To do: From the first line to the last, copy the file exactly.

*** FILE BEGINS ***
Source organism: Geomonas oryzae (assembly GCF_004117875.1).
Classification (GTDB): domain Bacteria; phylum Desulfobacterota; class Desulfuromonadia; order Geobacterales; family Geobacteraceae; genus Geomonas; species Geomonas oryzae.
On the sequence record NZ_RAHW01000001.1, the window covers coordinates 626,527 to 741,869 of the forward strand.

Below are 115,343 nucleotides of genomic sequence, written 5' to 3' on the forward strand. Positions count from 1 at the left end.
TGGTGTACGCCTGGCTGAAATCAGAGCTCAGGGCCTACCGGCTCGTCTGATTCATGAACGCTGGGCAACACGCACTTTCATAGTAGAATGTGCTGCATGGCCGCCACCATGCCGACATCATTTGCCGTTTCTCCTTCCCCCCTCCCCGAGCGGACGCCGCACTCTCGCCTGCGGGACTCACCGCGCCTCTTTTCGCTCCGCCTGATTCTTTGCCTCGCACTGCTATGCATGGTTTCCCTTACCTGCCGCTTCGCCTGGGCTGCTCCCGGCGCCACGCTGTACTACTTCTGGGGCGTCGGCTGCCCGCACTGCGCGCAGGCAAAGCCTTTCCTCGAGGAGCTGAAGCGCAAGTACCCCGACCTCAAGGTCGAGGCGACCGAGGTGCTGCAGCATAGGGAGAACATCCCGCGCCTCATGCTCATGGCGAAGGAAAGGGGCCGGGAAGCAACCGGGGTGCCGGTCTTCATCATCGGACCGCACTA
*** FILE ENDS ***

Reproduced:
Source organism: Geomonas oryzae (assembly GCF_004117875.1).
Classification (GTDB): domain Bacteria; phylum Desulfobacterota; class Desulfuromonadia; order Geobacterales; family Geobacteraceae; genus Geomonas; species Geomonas oryzae.
On the sequence record NZ_RAHW01000001.1, the window covers coordinates 626,527 to 741,869 of the forward strand.

Below are 115,343 nucleotides of genomic sequence, written 5' to 3' on the forward strand. Positions count from 1 at the left end.
TGGTGTACGCCTGGCTGAAATCAGAGCTCAGGGCCTACCGGCTCGTCTGATTCATGAACGCTGGGCAACACGCACTTTCATAGTAGAATGTGCTGCATGGCCGCCACCATGCCGACATCATTTGCCGTTTCTCCTTCCCCCCTCCCCGAGCGGACGCCGCACTCTCGCCTGCGGGACTCACCGCGCCTCTTTTCGCTCCGCCTGATTCTTTGCCTCGCACTGCTATGCATGGTTTCCCTTACCTGCCGCTTCGCCTGGGCTGCTCCCGGCGCCACGCTGTACTACTTCTGGGGCGTCGGCTGCCCGCACTGCGCGCAGGCAAAGCCTTTCCTCGAGGAGCTGAAGCGCAAGTACCCCGACCTCAAGGTCGAGGCGACCGAGGTGCTGCAGCATAGGGAGAACATCCCGCGCCTCATGCTCATGGCGAAGGAAAGGGGCCGGGAAGCAACCGGGGTGCCGGTCTTCATCATCGGACCGCACTA